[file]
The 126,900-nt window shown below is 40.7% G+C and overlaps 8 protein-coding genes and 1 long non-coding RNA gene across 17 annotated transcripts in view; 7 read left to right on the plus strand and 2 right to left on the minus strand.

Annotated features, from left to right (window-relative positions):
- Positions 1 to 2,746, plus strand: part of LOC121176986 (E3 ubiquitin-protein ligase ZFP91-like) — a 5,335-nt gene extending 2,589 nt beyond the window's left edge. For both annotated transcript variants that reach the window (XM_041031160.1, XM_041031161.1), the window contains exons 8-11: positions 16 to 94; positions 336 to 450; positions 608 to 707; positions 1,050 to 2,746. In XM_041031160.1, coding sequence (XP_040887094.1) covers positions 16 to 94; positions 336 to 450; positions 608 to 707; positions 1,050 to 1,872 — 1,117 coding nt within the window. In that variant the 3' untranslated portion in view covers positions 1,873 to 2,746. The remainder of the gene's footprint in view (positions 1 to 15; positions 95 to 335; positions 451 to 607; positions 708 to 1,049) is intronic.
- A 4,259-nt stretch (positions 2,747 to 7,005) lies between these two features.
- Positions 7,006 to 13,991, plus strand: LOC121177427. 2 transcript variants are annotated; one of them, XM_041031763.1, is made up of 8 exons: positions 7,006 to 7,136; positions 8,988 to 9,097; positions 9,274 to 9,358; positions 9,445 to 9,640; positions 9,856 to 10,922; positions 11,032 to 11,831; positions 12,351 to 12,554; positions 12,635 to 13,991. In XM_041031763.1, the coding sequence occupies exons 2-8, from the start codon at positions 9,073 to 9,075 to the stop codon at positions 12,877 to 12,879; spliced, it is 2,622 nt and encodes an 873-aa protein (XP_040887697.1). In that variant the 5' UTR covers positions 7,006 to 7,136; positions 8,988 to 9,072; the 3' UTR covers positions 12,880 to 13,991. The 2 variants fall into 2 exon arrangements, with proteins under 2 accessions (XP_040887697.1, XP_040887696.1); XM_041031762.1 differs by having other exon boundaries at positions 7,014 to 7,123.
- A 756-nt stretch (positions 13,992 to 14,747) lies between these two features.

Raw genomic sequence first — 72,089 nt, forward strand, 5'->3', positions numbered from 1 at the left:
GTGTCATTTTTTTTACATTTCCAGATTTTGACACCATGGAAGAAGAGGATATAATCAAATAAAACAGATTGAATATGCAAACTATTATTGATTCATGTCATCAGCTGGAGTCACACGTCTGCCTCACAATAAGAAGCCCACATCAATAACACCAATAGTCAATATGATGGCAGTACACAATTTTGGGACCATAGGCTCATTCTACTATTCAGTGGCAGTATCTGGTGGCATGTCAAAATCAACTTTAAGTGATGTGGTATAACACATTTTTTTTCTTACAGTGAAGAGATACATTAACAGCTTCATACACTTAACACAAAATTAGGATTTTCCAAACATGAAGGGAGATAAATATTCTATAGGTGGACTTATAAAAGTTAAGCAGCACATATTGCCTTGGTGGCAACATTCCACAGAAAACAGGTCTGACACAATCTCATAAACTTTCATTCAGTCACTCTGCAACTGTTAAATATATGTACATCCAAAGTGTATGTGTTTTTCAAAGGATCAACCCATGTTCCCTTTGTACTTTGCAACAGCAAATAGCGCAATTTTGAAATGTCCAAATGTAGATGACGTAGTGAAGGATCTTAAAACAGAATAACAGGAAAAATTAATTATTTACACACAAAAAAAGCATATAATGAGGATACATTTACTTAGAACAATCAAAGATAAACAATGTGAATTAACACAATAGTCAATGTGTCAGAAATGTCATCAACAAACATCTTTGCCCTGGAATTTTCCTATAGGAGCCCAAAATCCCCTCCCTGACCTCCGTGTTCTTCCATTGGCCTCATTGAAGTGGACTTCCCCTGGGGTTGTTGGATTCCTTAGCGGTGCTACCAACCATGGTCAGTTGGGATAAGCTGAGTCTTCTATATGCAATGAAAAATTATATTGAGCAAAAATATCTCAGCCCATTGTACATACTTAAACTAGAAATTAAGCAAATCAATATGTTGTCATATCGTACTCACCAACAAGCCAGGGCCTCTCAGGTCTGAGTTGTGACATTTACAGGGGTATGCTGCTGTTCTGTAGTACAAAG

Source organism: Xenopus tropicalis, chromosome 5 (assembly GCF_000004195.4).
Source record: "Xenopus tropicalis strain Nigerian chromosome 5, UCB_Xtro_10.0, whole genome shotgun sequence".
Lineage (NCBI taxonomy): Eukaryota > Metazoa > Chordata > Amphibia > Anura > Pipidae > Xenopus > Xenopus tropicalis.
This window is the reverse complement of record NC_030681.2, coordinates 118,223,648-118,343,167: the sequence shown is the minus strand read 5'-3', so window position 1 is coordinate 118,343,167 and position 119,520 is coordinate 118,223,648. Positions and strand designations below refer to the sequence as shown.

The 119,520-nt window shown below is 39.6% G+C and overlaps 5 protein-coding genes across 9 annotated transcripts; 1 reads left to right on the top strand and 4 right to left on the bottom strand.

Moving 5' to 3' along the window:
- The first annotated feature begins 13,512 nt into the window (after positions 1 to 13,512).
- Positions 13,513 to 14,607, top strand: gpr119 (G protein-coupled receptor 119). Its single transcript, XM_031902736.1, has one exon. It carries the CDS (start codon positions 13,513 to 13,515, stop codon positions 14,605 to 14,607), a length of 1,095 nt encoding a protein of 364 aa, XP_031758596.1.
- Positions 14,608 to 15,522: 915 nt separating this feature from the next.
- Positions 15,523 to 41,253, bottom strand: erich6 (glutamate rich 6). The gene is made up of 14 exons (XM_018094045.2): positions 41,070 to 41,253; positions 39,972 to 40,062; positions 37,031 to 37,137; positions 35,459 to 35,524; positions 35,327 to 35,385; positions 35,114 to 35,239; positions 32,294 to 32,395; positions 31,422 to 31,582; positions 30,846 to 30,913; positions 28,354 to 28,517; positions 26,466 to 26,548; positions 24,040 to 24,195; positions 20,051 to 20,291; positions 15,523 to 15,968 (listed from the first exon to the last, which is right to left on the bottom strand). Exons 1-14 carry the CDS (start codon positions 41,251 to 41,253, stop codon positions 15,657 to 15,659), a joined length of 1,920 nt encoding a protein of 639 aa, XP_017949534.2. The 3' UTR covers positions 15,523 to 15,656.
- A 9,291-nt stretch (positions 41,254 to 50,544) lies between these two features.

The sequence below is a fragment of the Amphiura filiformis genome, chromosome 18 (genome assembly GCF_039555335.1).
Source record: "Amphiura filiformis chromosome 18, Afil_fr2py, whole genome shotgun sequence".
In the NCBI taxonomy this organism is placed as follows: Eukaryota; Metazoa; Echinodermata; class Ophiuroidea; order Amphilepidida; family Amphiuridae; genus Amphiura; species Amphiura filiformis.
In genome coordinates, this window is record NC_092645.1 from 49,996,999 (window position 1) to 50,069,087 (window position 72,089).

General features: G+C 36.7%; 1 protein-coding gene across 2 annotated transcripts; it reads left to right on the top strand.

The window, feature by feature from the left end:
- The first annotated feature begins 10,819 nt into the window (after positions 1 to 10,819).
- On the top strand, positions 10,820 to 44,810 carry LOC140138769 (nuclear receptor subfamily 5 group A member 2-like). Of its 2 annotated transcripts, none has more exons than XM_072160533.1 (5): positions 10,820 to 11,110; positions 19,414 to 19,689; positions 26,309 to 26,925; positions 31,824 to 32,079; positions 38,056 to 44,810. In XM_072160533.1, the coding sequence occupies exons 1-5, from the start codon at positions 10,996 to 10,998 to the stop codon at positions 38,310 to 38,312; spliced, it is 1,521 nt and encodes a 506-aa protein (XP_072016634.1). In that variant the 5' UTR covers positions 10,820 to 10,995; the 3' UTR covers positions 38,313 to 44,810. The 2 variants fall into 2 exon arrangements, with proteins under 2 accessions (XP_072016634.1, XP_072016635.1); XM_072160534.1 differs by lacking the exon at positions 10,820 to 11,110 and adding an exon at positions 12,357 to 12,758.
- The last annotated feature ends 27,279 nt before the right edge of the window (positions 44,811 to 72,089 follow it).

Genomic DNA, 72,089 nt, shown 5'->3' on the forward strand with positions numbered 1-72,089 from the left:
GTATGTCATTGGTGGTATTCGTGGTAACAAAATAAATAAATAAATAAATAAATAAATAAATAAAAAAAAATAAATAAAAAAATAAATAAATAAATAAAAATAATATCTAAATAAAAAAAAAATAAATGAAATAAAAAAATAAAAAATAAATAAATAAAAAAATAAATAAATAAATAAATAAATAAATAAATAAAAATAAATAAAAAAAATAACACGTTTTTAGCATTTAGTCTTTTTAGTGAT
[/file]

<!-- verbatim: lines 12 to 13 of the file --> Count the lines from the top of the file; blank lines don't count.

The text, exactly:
This window is the reverse complement of record NC_030681.2, coordinates 118,223,648-118,343,167: the sequence shown is the minus strand read 5'-3', so window position 1 is coordinate 118,343,167 and position 119,520 is coordinate 118,223,648. Positions and strand designations below refer to the sequence as shown.

The 119,520-nt window shown below is 39.6% G+C and overlaps 5 protein-coding genes across 9 annotated transcripts; 1 reads left to right on the top strand and 4 right to left on the bottom strand.